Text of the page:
Eating a nutritious diet is important when you have diabetes. Piling your plate with certain foods—such as fruits and vegetables, beans, and whole grains—can help you better control blood sugar levels. Enter the Mediterranean diet. It’s been shown to boost heart health. And now, research finds it may be useful in managing diabetes, too.
How you feel physically can certainly influence how you feel mentally – and vice-versa. A prime example of that connection is diabetes and depression. Ongoing research suggests that people with either health condition are at higher risk of developing the other. By themselves, diabetes and depression can be hard to deal with. Together, they can seriously affect your overall health.
Every family passes something down – your grandmother’s wedding band, Uncle Joe’s lucky tackle box, an older brother’s clothes. Did you know you can even pass down a tendency to develop diabetes? Family history is one of the leading risk factors for this serious disease. And it isn’t all in the genes. Lifestyle plays a decisive role, too.
If you like to follow the latest trends, here’s one you should skip: More Americans are being diagnosed with type 2 diabetes. This serious disease already affects nearly 26 million people in the U.S. Fortunately, you can do a lot to protect yourself. Proven tactics include regular exercise and a healthy diet. Recent research also points to three other possible ways to help prevent type 2 diabetes.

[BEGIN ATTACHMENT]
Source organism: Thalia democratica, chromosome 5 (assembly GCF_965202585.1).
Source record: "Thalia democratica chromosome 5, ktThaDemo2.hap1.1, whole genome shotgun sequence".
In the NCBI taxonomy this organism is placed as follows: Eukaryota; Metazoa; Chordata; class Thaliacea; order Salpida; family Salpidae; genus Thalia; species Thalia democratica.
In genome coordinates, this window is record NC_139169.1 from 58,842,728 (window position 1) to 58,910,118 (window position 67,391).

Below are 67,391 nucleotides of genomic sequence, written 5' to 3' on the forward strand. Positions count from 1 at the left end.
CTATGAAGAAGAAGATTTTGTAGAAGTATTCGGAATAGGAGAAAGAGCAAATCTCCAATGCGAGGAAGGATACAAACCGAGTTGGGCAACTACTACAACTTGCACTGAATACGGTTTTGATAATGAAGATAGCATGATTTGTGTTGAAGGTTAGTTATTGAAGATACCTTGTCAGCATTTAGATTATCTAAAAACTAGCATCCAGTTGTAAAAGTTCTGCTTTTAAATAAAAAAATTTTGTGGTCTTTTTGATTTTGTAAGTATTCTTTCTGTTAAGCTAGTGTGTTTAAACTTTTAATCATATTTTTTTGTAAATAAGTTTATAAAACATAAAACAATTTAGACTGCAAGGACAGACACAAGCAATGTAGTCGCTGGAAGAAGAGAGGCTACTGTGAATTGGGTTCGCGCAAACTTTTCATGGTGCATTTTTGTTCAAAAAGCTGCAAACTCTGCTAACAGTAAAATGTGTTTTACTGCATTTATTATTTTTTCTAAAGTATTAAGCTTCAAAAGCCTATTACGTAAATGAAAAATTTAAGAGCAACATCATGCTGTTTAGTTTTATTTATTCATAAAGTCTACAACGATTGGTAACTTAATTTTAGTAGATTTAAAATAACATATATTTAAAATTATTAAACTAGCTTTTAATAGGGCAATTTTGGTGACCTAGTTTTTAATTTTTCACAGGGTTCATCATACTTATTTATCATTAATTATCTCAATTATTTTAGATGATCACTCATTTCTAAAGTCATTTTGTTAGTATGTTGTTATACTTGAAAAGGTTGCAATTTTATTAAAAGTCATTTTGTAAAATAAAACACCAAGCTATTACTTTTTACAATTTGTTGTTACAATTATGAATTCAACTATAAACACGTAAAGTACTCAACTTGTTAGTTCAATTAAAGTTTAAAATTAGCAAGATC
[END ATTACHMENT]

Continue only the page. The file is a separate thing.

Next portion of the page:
More and more Americans are becoming obese. A wider waist increases their risk for heart disease, stroke, and certain cancers. A new government report found this obesity epidemic is also tied to another troubling health trend. It’s spurring a spike in type 2 diabetes.
If you have type 2 diabetes, you probably already know that you need to keep a close eye on what you eat. Certain foods can affect how well you manage your condition. A recent study suggests people with diabetes should try adding more legumes to their diet. Researchers found that eating more of them may lower blood sugar and blood pressure levels.
As an ethnic group, Hispanic/Latino Americans are at higher risk for type 2 diabetes. Researchers have found one reason: Hispanic/Latino Americans are more likely to store fat in their pancreas but less able to produce more insulin to compensate for this extra fat.
Nearly half of people with type 2 diabetes say they live with acute and chronic pain, and about a third have nerve damage, fatigue, and depression. A new study suggests that palliative care should be a normal part of diabetes management.
Newfangled devices make it easier than ever to monitor blood sugar, but an analysis of more than 30 studies suggests that newer isn’t necessarily better in terms of blood sugar control.
About 70 percent of people with prediabetes will go on to develop type 2 diabetes. But researchers say that making lifestyle changes and taking medication can do a lot to stop that progression.
Fewer Americans with diabetes are dying from heart disease and stroke, according to a new government report. The lower death rates are the result of healthier lifestyles and better disease management.
New guidelines on treating type 2 diabetes emphasize a patient-centered approach and say that treatment often requires a personalized, multi-pronged therapy. The guidelines also lower the target for A1C from 7 to between 6 and 6.5.